Keith Albarn

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Keith Albarn
Born 1939 (age 74–75)
Nationality British
Education Nottingham Trent University, School of Art and Design
Known for Mathematics and art, Systems art, Psychedelia, Design

Keith Albarn (born 1939) is a British artist.


Keith Albarn was born in 1939. He studied Architecture in Nottingham before moving to London where he specialised in sculpture at Hammersmith School of Art.[citation needed]

In the 1960s Albarn worked freelance to finance environmental art projects including "Interplay" at the ICA. Also at this time, a gallery was set up at 26 Kingly Street, which was run by a group of artists including Albarn and his wife, Hazel, who also exhibited her work there.[1] In 1967 Malcolm McLaren presented his first public showing of work, which was based around an environmental installation.[2] In the same year, Jeffrey Shaw and Tjebbe van Tijen presented Breathing, Airmatter, Soundform.[3]

In 1967 Keith Albarn & Partners. Ltd was established to design and produce "modular structures and multi-media environments for festivals, exhibitions or private clients who want anything from weather-proof golf course shelters to a children’s playhouse".[4] In 1968 they contributed to the exhibition Cybernetic Serendipity at the ICA that was curated by Jasia Reichardt.[5] Also in 1968 Ekistikit was launched at Margate’s Dreamland Amusement Park in Kent via Spectrum, the first 'psychedelic' Fun Palace[6] which had 20 different chambers where the participants were able to explore and stimulate their senses by awakening each room. The second Fun Palace was called Fifth Dimension and was presented at Girvan on the West coast of Scotland,[7] and featured on Tomorrow's World and in their 1970 annual.[8] Keith's Ekistikit system was flexible and was also used as furntiture for the style-conscious of the seventies as well as for children's playgrounds.[9] In 2002 a version of EKISTIKIT was presented as an exhibition by UNIT with Jim Birdsell at the Spiral Gallery in Japan.[10]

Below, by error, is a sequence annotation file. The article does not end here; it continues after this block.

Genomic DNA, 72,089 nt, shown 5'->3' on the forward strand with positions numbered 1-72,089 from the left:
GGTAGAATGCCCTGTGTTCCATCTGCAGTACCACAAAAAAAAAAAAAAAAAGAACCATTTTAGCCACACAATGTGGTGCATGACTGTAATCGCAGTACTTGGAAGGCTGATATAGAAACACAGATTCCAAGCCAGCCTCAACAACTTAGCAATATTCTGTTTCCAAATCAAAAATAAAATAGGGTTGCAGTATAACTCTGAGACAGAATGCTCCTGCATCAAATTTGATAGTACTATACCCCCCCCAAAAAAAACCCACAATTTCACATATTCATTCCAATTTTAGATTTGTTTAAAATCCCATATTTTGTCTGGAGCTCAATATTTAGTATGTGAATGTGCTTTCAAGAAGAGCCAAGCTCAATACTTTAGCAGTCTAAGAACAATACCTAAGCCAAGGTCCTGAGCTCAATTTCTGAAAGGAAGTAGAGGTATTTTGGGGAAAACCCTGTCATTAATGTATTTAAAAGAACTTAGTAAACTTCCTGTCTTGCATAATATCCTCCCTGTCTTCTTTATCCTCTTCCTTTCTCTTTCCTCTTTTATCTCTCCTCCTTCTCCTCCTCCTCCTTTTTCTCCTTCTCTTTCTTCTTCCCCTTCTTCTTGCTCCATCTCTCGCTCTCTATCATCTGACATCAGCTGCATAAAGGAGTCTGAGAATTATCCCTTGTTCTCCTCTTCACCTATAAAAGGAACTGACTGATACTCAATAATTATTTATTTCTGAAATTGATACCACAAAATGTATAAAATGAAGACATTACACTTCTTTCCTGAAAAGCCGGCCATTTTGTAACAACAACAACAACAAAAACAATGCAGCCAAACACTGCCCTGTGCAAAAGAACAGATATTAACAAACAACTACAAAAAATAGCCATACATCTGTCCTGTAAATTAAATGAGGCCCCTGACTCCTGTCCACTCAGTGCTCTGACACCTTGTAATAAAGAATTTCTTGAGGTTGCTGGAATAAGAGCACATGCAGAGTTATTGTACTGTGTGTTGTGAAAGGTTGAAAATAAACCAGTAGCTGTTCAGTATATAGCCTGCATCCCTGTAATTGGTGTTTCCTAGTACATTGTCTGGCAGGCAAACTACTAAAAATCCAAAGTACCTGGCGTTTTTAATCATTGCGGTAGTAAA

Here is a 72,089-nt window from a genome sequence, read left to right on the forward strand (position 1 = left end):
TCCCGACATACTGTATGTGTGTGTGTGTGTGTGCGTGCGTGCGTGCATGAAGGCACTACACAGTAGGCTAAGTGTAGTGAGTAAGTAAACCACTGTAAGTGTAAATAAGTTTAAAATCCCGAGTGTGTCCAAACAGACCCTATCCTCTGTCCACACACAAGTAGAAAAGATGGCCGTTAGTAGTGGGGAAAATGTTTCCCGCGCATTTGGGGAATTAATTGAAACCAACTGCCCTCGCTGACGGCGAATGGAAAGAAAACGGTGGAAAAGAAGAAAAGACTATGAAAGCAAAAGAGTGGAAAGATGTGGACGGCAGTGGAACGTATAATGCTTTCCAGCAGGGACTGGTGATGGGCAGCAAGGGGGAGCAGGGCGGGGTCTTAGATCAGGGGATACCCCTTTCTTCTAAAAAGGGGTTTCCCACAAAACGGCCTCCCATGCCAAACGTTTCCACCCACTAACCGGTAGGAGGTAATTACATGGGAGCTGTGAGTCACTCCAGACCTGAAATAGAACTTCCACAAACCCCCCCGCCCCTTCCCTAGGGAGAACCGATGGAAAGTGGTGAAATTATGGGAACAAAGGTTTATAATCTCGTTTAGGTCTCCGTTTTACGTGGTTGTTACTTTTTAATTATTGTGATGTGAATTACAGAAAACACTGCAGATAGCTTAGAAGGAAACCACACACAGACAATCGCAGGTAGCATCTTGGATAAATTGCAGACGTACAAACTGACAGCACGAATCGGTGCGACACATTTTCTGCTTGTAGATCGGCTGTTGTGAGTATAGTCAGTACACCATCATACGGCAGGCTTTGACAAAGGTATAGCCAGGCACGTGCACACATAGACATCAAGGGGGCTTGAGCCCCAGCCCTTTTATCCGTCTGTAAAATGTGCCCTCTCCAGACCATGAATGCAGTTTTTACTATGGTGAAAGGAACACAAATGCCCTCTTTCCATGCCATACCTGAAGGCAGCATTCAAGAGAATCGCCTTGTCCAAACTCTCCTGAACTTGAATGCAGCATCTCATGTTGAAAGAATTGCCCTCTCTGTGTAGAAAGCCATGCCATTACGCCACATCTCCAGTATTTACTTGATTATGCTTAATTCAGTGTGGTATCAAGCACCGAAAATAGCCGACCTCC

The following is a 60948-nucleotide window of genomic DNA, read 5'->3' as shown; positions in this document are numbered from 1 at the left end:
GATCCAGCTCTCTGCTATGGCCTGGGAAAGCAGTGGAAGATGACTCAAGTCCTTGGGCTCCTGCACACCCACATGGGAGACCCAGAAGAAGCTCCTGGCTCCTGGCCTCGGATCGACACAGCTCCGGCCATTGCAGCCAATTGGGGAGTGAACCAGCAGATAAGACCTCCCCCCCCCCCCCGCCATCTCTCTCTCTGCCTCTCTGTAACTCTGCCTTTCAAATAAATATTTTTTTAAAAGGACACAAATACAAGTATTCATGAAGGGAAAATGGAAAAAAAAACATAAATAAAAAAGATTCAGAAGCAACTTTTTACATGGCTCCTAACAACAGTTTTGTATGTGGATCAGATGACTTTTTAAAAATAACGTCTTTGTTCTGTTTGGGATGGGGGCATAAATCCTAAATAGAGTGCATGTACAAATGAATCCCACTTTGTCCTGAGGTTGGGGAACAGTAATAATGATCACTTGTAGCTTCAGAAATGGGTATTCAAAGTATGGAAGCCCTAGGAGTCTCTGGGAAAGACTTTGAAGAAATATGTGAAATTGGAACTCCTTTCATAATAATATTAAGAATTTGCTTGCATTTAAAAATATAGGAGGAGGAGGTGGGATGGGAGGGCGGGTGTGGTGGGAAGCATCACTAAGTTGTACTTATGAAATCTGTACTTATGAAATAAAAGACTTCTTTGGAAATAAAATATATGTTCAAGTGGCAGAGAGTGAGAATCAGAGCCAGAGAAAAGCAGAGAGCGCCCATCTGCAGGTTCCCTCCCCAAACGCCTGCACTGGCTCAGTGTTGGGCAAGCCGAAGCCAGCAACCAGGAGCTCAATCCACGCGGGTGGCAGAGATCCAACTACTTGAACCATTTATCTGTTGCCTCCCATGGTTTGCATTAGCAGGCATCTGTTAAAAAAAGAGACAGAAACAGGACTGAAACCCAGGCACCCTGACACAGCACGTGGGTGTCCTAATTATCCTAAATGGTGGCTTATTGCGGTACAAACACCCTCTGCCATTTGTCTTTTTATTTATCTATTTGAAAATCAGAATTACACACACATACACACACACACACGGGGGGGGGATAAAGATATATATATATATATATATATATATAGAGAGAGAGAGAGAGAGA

In the sixties Keith Albarn was involved in presenting 'happenings',[11] was a guest on 'Late Night Line-Up'[12] and briefly managed the band Soft Machine[13] after travelling with them to the Côte d'Azur where his flat-pack Fun Palace was used as a gig venue.[citation needed]

Albarn began researching pattern in the 1970s after he formed Vertex,[14] a group made up of Keith Albarn, Jenny Miall-Smith, Stanford Steele, and Dinah Walker, that worked on the research, design and construction for the first 'World of Islam festival' at the ICA in 1974 that later on became Islamathematica when displayed in Rotterdam.[15] Vertex also worked on the exhibition "Illusion in Art and Science" that was shown at the ICA in 1976 and in New York in 1977 and which led to the book Illusion in Nature and Art by R. L. Gregory and E. H. Gombrich. He was co-author of 'Language and Pattern'[16] in 1974 and Diagram, The Instrument of Thought[17] in 1977.

From 1977-1981 he was course leader of fine art at North East London Polytechnic. From 1981 to 1997 he was the head of School of Art and Design at Colchester Institute. Whilst in Colchester he helped set up Cuckoo Farm Studios and formed CADVAT (Colchester and District Visual Arts Forum)[18] that later led to the development of firstsite.

Keith Albarn is the father of the musician, Damon Albarn, and the artist, Jessica Albarn.[citation needed]

Pattern and Belief[edit]

In 2013 The Minories Galleries presented a body of work that was developed from over forty years of research; a progression of patterns developed from a simple number game. It was on display from 18 May to 13 July 2013. For over forty years Keith Albarn had been researching number systems and patterns, and their relationship to belief systems and creativity. Taking a simple number game as a starting point he developed an infinite number of new patterns that connect across various dimensions allowing endless possibilities for outcomes. Some of these possibilities were displayed at The Minories Galleries through a patterned environment, prints, sculptural forms, artist’s games and sound-works. As part of the exhibition a library and collection of material further explained this area of research.[19] One of the reviewers wrote that 'Albarn's vividly engaging artworks [were] a blend of intellect and intuition [...] pattern as both order and permeable vision'.[20]


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